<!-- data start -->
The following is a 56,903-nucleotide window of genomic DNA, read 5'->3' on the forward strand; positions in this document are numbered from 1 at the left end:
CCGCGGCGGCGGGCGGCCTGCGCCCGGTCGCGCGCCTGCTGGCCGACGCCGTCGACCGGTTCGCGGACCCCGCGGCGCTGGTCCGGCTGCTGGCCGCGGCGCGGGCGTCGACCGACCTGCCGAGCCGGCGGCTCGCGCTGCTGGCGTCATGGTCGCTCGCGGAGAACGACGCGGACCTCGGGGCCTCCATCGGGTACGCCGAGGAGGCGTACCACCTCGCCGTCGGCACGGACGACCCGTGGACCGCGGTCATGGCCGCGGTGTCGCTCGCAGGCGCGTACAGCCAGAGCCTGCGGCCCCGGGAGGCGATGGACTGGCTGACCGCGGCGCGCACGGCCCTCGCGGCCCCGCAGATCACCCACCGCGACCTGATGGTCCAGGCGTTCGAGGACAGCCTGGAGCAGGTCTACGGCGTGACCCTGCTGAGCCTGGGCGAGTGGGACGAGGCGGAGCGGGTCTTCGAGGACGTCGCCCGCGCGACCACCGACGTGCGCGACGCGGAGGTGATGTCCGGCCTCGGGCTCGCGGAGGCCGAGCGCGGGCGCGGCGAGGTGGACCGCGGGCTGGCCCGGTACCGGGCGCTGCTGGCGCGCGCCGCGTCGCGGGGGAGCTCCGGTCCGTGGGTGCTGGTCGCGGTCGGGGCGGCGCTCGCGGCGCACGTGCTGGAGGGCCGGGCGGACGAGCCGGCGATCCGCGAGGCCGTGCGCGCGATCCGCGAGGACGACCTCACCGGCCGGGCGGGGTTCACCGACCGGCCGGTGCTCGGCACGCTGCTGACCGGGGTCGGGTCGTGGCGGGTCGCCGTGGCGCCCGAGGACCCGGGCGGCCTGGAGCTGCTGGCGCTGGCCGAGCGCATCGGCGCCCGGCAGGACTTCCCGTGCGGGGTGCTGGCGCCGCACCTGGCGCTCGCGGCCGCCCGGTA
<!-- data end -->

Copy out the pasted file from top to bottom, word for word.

The following is a 56,903-nucleotide window of genomic DNA, read 5'->3' on the forward strand; positions in this document are numbered from 1 at the left end:
CCGCGGCGGCGGGCGGCCTGCGCCCGGTCGCGCGCCTGCTGGCCGACGCCGTCGACCGGTTCGCGGACCCCGCGGCGCTGGTCCGGCTGCTGGCCGCGGCGCGGGCGTCGACCGACCTGCCGAGCCGGCGGCTCGCGCTGCTGGCGTCATGGTCGCTCGCGGAGAACGACGCGGACCTCGGGGCCTCCATCGGGTACGCCGAGGAGGCGTACCACCTCGCCGTCGGCACGGACGACCCGTGGACCGCGGTCATGGCCGCGGTGTCGCTCGCAGGCGCGTACAGCCAGAGCCTGCGGCCCCGGGAGGCGATGGACTGGCTGACCGCGGCGCGCACGGCCCTCGCGGCCCCGCAGATCACCCACCGCGACCTGATGGTCCAGGCGTTCGAGGACAGCCTGGAGCAGGTCTACGGCGTGACCCTGCTGAGCCTGGGCGAGTGGGACGAGGCGGAGCGGGTCTTCGAGGACGTCGCCCGCGCGACCACCGACGTGCGCGACGCGGAGGTGATGTCCGGCCTCGGGCTCGCGGAGGCCGAGCGCGGGCGCGGCGAGGTGGACCGCGGGCTGGCCCGGTACCGGGCGCTGCTGGCGCGCGCCGCGTCGCGGGGGAGCTCCGGTCCGTGGGTGCTGGTCGCGGTCGGGGCGGCGCTCGCGGCGCACGTGCTGGAGGGCCGGGCGGACGAGCCGGCGATCCGCGAGGCCGTGCGCGCGATCCGCGAGGACGACCTCACCGGCCGGGCGGGGTTCACCGACCGGCCGGTGCTCGGCACGCTGCTGACCGGGGTCGGGTCGTGGCGGGTCGCCGTGGCGCCCGAGGACCCGGGCGGCCTGGAGCTGCTGGCGCTGGCCGAGCGCATCGGCGCCCGGCAGGACTTCCCGTGCGGGGTGCTGGCGCCGCACCTGGCGCTCGCGGCCGCCCGGTA